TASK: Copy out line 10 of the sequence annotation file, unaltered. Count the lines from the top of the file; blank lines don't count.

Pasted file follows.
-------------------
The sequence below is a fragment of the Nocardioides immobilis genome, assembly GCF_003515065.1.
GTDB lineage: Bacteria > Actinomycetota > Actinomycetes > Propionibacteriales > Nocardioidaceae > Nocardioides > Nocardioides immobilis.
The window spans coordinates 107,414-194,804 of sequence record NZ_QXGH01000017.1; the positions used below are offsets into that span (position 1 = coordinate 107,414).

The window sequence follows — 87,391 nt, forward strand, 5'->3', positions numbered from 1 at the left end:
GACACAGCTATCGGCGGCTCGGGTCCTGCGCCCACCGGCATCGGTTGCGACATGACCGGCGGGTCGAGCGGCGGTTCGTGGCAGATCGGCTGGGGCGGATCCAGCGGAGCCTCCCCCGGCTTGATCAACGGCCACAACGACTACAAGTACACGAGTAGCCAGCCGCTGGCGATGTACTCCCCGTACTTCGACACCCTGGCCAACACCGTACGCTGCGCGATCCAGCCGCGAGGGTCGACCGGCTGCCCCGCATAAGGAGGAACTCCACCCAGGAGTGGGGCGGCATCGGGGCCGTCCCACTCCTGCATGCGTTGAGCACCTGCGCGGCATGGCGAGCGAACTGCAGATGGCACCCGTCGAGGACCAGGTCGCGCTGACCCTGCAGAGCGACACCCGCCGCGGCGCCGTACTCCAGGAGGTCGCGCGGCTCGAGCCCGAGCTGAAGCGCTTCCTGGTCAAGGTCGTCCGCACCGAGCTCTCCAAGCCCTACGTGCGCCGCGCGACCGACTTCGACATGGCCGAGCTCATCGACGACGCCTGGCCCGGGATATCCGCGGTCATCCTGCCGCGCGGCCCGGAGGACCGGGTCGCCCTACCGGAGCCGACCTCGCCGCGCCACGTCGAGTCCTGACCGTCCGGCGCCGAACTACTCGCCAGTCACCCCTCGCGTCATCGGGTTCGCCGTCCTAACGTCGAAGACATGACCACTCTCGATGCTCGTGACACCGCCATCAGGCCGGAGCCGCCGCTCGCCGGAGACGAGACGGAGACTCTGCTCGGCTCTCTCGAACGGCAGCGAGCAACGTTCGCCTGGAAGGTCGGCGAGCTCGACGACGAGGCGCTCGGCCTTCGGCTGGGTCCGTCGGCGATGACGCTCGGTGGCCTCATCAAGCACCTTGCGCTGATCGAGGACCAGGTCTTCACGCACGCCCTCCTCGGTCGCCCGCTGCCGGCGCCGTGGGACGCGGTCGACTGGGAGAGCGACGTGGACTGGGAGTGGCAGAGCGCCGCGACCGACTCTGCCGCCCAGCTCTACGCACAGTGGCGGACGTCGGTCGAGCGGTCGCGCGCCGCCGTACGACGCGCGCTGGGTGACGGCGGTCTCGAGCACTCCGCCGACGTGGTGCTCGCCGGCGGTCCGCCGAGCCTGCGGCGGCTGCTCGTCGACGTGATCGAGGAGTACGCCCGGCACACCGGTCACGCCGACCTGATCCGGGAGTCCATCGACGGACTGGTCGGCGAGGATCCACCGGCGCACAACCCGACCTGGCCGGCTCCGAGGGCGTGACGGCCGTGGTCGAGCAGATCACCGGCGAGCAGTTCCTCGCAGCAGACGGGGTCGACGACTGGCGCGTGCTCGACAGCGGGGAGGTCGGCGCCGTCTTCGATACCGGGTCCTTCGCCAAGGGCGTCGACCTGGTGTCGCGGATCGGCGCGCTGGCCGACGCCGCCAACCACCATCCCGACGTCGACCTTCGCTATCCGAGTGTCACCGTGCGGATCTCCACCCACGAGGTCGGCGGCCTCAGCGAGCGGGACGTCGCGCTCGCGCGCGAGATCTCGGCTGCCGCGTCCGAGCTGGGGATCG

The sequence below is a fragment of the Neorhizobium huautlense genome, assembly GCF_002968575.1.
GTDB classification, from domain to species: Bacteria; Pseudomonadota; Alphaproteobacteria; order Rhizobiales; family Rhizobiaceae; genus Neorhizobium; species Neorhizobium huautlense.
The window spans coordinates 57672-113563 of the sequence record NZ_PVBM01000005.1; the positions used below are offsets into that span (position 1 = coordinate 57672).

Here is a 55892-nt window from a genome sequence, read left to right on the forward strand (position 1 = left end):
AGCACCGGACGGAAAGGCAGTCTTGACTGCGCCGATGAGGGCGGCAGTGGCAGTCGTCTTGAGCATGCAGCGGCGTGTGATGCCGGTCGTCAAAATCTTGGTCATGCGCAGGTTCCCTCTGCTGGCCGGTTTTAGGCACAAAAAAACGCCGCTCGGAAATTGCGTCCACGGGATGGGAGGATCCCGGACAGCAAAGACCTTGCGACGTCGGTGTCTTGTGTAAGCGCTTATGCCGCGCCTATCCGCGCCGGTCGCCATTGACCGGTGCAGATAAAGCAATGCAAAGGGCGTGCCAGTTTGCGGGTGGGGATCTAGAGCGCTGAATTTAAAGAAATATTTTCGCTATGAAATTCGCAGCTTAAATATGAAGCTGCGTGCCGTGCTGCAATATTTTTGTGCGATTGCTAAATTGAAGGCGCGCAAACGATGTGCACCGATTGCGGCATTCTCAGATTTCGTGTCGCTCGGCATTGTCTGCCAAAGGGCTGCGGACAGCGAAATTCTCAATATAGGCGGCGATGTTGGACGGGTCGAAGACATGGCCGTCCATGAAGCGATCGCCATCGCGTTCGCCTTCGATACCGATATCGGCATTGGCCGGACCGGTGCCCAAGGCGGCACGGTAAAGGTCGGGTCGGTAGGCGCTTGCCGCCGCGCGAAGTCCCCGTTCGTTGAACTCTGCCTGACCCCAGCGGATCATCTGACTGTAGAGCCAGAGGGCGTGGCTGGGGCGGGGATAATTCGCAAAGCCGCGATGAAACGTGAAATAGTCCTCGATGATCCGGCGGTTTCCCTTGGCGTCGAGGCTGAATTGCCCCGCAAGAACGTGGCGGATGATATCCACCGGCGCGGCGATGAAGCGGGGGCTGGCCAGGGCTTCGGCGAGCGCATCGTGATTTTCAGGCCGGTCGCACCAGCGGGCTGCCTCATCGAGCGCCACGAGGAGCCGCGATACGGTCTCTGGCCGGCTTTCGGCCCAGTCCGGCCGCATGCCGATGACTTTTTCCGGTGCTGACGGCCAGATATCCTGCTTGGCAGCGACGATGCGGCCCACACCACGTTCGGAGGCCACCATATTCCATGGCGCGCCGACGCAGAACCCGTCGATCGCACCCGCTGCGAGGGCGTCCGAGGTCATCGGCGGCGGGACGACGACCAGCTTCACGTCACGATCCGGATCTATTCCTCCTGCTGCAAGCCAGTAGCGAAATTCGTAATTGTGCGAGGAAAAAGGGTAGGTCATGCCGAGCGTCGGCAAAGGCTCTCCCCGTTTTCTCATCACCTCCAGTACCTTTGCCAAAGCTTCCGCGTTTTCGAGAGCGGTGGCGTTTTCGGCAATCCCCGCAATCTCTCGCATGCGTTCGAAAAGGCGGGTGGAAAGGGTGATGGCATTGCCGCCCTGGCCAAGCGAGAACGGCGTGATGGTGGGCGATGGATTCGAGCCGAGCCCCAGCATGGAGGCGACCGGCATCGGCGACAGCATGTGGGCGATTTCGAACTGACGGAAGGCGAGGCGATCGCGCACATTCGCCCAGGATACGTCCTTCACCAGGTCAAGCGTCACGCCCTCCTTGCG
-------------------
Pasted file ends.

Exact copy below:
AGCACCGGACGGAAAGGCAGTCTTGACTGCGCCGATGAGGGCGGCAGTGGCAGTCGTCTTGAGCATGCAGCGGCGTGTGATGCCGGTCGTCAAAATCTTGGTCATGCGCAGGTTCCCTCTGCTGGCCGGTTTTAGGCACAAAAAAACGCCGCTCGGAAATTGCGTCCACGGGATGGGAGGATCCCGGACAGCAAAGACCTTGCGACGTCGGTGTCTTGTGTAAGCGCTTATGCCGCGCCTATCCGCGCCGGTCGCCATTGACCGGTGCAGATAAAGCAATGCAAAGGGCGTGCCAGTTTGCGGGTGGGGATCTAGAGCGCTGAATTTAAAGAAATATTTTCGCTATGAAATTCGCAGCTTAAATATGAAGCTGCGTGCCGTGCTGCAATATTTTTGTGCGATTGCTAAATTGAAGGCGCGCAAACGATGTGCACCGATTGCGGCATTCTCAGATTTCGTGTCGCTCGGCATTGTCTGCCAAAGGGCTGCGGACAGCGAAATTCTCAATATAGGCGGCGATGTTGGACGGGTCGAAGACATGGCCGTCCATGAAGCGATCGCCATCGCGTTCGCCTTCGATACCGATATCGGCATTGGCCGGACCGGTGCCCAAGGCGGCACGGTAAAGGTCGGGTCGGTAGGCGCTTGCCGCCGCGCGAAGTCCCCGTTCGTTGAACTCTGCCTGACCCCAGCGGATCATCTGACTGTAGAGCCAGAGGGCGTGGCTGGGGCGGGGATAATTCGCAAAGCCGCGATGAAACGTGAAATAGTCCTCGATGATCCGGCGGTTTCCCTTGGCGTCGAGGCTGAATTGCCCCGCAAGAACGTGGCGGATGATATCCACCGGCGCGGCGATGAAGCGGGGGCTGGCCAGGGCTTCGGCGAGCGCATCGTGATTTTCAGGCCGGTCGCACCAGCGGGCTGCCTCATCGAGCGCCACGAGGAGCCGCGATACGGTCTCTGGCCGGCTTTCGGCCCAGTCCGGCCGCATGCCGATGACTTTTTCCGGTGCTGACGGCCAGATATCCTGCTTGGCAGCGACGATGCGGCCCACACCACGTTCGGAGGCCACCATATTCCATGGCGCGCCGACGCAGAACCCGTCGATCGCACCCGCTGCGAGGGCGTCCGAGGTCATCGGCGGCGGGACGACGACCAGCTTCACGTCACGATCCGGATCTATTCCTCCTGCTGCAAGCCAGTAGCGAAATTCGTAATTGTGCGAGGAAAAAGGGTAGGTCATGCCGAGCGTCGGCAAAGGCTCTCCCCGTTTTCTCATCACCTCCAGTACCTTTGCCAAAGCTTCCGCGTTTTCGAGAGCGGTGGCGTTTTCGGCAATCCCCGCAATCTCTCGCATGCGTTCGAAAAGGCGGGTGGAAAGGGTGATGGCATTGCCGCCCTGGCCAAGCGAGAACGGCGTGATGGTGGGCGATGGATTCGAGCCGAGCCCCAGCATGGAGGCGACCGGCATCGGCGACAGCATGTGGGCGATTTCGAACTGACGGAAGGCGAGGCGATCGCGCACATTCGCCCAGGATACGTCCTTCACCAGGTCAAGCGTCACGCCCTCCTTGCG